HealthQuill Drugs DoxyPEP can work as morning after pill for STIs
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DoxyPEP can work as morning after pill for STIs

Overuse of antibiotics

DoxyPEP, antibiotic pill, may soon get CDC approval to prevent STIs recommended

HQ Team

April 1, 2024: Preventing the spread of sexually transmitted infections (STIs) might soon be as simple as taking a couple of pills, thanks to the potential of a treatment called DoxyPEP. DoxyPEP, short for doxycycline post-exposure prophylaxis, employs an antibiotic as a preventative measure to halt the transmission of bacterial infections.

Research on DoxyPEP is yielding promising results. So much so, in fact, that the US Centers for Disease Control and Prevention proposed guidelines for its use in October 2023, although these are yet to be finalized and a full endorsement by CDC is expected soon.

Research has shown its effectiveness in preventing the spread of chlamydia, syphilis, and gonorrhea, particularly among gay and bisexual men and transgender women. Recent clinical trials have shown a reduction in the incidence of these infections by over 80 percent.

“DoxyPEP is what people commonly call it, but ‘doxycycline post-exposure prophylaxis’ in full is when people take 200 milligrams of doxycycline, which is an antibiotic, and they take it usually within 24 hours, but up to 72 hours of condomless sex,” Dr Manik Kohli, a Clinical Research Fellow at the UCL Institute for Global Health, told IFLScience. “This has been shown in three clinical trials to be effective in gay and bisexual men and in transgender women at preventing chlamydia, syphilis, and gonorrhea as well.”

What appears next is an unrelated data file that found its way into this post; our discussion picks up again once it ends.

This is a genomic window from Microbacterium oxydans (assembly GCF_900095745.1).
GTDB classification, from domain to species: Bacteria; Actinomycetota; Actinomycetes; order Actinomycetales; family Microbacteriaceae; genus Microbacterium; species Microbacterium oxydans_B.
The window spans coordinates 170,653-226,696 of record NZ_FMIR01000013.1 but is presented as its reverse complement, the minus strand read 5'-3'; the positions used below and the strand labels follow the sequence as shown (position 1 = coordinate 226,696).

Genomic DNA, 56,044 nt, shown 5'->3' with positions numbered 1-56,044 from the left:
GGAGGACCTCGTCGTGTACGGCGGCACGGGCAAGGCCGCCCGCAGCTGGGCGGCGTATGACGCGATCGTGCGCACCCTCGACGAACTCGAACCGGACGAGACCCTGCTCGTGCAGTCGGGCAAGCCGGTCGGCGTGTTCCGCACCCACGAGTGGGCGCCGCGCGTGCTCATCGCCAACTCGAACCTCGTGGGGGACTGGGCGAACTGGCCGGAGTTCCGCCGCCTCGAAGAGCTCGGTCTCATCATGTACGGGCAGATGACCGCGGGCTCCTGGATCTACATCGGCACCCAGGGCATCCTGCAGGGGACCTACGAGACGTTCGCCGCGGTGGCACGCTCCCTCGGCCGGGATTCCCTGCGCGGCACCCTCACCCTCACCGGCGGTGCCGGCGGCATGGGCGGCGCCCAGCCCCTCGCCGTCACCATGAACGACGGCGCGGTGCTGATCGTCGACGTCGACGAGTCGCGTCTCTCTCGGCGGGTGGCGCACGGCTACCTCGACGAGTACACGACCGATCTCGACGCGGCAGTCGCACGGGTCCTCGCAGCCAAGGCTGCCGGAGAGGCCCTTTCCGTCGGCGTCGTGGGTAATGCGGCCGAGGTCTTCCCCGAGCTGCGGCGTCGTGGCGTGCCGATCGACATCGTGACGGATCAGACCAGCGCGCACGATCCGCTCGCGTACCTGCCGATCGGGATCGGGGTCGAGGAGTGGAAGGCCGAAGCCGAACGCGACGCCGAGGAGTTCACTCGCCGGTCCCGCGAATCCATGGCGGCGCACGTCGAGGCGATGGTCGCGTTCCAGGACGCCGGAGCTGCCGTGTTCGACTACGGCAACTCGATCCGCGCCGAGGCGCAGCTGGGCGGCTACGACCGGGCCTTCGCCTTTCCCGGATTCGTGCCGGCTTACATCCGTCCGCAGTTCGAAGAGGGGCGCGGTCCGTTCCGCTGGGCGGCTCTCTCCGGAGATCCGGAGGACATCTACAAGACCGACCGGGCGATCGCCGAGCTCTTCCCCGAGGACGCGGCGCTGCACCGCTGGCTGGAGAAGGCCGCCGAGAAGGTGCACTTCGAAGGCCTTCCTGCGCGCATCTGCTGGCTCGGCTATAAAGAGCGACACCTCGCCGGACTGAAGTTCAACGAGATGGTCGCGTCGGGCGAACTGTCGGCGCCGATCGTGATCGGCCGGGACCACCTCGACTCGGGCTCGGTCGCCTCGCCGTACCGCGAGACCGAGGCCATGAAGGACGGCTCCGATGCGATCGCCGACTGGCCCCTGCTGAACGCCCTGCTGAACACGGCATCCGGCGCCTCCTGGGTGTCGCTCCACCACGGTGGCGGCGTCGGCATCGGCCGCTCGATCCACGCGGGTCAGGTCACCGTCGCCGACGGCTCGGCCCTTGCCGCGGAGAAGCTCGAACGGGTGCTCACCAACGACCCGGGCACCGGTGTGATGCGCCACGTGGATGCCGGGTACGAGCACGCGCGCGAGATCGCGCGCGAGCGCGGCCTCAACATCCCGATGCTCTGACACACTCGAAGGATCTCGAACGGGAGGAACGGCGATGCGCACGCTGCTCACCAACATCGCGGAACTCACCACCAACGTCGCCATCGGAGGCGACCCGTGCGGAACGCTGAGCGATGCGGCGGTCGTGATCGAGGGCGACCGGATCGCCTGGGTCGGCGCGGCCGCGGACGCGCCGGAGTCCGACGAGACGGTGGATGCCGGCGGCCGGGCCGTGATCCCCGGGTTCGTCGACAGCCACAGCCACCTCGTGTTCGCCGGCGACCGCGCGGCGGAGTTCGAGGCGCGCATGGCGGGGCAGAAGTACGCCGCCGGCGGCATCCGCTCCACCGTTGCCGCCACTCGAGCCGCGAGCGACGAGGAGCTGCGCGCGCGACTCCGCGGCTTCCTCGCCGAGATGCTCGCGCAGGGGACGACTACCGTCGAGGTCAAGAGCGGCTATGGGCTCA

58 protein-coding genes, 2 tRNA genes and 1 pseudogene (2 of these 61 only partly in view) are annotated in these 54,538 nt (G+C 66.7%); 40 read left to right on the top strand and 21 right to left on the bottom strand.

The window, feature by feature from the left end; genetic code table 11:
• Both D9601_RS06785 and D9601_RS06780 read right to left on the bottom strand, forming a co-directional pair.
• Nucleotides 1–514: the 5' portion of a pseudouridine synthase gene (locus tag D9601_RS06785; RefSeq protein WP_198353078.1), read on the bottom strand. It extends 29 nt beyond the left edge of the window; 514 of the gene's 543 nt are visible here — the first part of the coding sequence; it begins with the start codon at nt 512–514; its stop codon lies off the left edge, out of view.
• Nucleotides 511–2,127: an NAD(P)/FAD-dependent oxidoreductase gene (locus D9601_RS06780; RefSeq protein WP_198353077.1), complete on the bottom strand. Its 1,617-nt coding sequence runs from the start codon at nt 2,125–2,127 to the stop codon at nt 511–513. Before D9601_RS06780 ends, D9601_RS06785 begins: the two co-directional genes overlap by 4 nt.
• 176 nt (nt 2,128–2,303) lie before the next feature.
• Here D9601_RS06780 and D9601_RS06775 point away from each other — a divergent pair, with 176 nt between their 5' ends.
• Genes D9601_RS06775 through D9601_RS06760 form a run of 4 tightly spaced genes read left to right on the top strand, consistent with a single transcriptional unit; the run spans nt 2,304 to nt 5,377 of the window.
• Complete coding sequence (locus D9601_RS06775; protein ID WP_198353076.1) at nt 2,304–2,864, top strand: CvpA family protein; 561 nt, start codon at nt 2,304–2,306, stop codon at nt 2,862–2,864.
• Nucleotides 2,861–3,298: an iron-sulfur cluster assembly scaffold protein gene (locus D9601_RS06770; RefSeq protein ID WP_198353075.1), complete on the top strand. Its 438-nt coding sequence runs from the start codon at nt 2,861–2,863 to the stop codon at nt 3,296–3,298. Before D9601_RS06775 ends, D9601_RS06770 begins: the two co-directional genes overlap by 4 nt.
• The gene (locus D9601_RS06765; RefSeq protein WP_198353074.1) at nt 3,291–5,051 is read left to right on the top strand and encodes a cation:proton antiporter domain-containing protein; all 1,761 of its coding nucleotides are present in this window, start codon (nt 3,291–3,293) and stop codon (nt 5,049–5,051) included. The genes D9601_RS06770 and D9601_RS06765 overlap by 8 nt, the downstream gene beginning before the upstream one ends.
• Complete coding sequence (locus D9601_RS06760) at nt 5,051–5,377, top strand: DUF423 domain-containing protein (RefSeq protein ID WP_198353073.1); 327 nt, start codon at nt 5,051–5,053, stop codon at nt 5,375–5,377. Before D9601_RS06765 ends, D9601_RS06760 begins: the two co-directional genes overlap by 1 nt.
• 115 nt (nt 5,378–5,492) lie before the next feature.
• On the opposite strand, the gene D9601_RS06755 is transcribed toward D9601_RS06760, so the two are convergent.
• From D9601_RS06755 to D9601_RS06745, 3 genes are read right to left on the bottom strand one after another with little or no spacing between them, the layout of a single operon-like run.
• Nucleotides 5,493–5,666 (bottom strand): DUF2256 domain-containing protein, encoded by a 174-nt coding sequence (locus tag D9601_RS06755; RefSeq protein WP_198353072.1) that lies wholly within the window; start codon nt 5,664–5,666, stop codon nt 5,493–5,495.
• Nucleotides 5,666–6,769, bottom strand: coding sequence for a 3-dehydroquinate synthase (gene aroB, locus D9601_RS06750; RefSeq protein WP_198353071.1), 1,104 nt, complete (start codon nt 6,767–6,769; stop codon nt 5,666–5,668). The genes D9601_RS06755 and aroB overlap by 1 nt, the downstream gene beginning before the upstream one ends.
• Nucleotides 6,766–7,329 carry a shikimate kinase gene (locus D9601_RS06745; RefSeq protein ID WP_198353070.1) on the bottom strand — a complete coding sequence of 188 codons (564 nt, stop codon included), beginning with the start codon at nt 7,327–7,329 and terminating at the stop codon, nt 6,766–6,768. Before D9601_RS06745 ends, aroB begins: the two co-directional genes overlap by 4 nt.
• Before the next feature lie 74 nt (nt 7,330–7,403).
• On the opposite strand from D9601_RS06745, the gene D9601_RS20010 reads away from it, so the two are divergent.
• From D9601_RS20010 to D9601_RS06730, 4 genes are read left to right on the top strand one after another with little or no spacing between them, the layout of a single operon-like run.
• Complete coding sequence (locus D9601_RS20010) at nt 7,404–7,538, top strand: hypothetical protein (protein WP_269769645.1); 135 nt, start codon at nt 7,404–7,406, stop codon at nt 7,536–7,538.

Data support

The data to support doxycycline as PEP for STIs comes from two clinical trials in humans —one conducted in France, published in 2017, and one conducted in Seattle and San Francisco and published in April.

Real-world data from clinics implementing DoxyPEP are encouraging.  The sexual health clinic in San Francisco reported a significant reduction in STI incidents, particularly in syphilis and chlamydia cases, after introducing DoxyPEP alongside existing HIV prevention measures.

However, there remains a need for further studies to understand its efficacy across different populations. Current trials have predominantly included gay and bisexual men and transgender women, leaving gaps in knowledge regarding its effectiveness in cisgender women, trans men, and non-binary individuals.

Antibiotic resistance

Despite these promising findings, concerns linger regarding potential antibiotic resistance and its impact on bacterial colonies within the body. However, preliminary studies suggest that DoxyPEP may not contribute significantly to antibiotic resistance, particularly concerning bacterial STIs.

While DoxyPEP shows great potential in STI prevention, it’s crucial to recognize that it’s not a standalone solution. Addressing STI transmission requires a multifaceted approach that considers factors like stigma, inequalities, and access to sexual health services and education.

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